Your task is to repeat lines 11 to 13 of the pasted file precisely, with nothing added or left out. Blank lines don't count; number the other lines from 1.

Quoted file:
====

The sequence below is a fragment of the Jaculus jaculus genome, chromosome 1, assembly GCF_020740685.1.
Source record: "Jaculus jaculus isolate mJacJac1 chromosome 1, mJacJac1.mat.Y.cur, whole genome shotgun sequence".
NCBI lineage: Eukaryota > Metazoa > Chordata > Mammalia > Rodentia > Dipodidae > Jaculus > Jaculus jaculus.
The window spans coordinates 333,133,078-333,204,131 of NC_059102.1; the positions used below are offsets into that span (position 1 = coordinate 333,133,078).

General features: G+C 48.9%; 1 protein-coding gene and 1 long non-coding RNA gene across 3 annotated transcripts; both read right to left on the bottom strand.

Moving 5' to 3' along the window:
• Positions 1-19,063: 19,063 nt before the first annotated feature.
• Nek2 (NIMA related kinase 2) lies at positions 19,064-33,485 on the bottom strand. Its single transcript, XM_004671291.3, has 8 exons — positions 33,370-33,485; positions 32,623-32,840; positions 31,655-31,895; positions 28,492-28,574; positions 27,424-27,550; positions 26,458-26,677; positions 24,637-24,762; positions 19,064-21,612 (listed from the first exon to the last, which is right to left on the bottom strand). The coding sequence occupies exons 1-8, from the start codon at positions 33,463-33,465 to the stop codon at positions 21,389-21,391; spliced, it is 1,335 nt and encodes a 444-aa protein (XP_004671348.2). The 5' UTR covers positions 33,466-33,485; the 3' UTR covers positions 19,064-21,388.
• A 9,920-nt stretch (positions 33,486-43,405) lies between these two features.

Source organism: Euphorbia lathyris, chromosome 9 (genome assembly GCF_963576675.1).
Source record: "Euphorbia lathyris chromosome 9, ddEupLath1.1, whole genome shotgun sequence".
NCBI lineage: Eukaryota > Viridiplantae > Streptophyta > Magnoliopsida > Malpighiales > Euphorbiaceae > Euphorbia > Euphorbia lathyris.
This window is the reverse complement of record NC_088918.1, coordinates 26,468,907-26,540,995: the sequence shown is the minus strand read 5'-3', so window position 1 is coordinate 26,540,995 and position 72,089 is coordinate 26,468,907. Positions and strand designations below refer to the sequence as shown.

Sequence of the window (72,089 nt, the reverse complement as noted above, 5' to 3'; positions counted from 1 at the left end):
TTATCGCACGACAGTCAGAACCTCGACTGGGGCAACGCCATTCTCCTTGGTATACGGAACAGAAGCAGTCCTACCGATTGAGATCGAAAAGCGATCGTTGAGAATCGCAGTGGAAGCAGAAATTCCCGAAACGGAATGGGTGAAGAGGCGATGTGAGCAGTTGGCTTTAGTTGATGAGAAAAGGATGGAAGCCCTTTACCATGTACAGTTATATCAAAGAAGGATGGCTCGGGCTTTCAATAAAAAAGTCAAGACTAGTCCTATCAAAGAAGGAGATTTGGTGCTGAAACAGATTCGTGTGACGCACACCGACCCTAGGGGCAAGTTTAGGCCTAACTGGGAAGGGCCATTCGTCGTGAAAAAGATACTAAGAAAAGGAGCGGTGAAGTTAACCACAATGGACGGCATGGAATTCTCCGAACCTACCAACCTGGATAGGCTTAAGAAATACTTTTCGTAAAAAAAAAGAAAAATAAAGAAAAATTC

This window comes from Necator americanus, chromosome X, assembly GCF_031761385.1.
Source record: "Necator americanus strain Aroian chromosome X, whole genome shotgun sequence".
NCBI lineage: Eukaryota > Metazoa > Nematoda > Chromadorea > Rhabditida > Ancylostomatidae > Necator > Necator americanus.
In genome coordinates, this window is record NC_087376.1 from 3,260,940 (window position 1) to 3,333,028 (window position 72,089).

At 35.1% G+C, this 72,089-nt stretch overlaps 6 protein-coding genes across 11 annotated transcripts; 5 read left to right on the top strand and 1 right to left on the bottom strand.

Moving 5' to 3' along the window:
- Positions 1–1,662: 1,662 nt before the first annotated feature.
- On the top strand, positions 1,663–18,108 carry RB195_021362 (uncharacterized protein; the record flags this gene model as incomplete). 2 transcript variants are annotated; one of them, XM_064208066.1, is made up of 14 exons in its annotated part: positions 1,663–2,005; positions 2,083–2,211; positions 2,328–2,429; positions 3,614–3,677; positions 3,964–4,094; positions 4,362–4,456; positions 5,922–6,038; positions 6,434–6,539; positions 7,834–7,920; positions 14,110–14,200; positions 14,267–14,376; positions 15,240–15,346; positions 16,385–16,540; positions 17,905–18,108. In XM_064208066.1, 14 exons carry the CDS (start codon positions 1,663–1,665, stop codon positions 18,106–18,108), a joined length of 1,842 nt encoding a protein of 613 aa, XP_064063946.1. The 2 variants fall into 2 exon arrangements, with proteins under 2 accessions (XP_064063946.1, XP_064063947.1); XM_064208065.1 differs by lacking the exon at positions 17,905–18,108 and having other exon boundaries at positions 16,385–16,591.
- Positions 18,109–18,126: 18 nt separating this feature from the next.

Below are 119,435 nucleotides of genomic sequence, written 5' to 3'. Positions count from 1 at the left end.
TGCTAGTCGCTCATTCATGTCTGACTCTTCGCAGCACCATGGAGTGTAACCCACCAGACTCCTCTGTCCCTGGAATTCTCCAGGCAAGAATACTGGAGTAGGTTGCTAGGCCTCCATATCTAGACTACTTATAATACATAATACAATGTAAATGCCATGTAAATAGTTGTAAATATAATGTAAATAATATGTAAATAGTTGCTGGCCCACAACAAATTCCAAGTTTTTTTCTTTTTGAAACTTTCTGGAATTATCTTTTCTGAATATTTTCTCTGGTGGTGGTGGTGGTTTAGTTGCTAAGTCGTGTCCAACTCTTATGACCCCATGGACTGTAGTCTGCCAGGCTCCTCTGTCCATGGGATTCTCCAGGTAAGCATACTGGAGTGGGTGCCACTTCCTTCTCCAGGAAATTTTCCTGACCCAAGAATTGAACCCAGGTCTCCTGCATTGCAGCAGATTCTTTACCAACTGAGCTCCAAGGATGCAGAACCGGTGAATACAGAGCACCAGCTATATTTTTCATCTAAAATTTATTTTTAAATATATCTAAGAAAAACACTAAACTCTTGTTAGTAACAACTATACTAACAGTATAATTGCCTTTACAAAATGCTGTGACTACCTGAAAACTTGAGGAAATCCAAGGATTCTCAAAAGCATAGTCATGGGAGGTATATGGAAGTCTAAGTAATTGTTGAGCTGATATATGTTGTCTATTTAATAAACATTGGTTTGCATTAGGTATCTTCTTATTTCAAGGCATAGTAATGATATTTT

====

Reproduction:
Source record: "Euphorbia lathyris chromosome 9, ddEupLath1.1, whole genome shotgun sequence".
NCBI lineage: Eukaryota > Viridiplantae > Streptophyta > Magnoliopsida > Malpighiales > Euphorbiaceae > Euphorbia > Euphorbia lathyris.
This window is the reverse complement of record NC_088918.1, coordinates 26,468,907-26,540,995: the sequence shown is the minus strand read 5'-3', so window position 1 is coordinate 26,540,995 and position 72,089 is coordinate 26,468,907. Positions and strand designations below refer to the sequence as shown.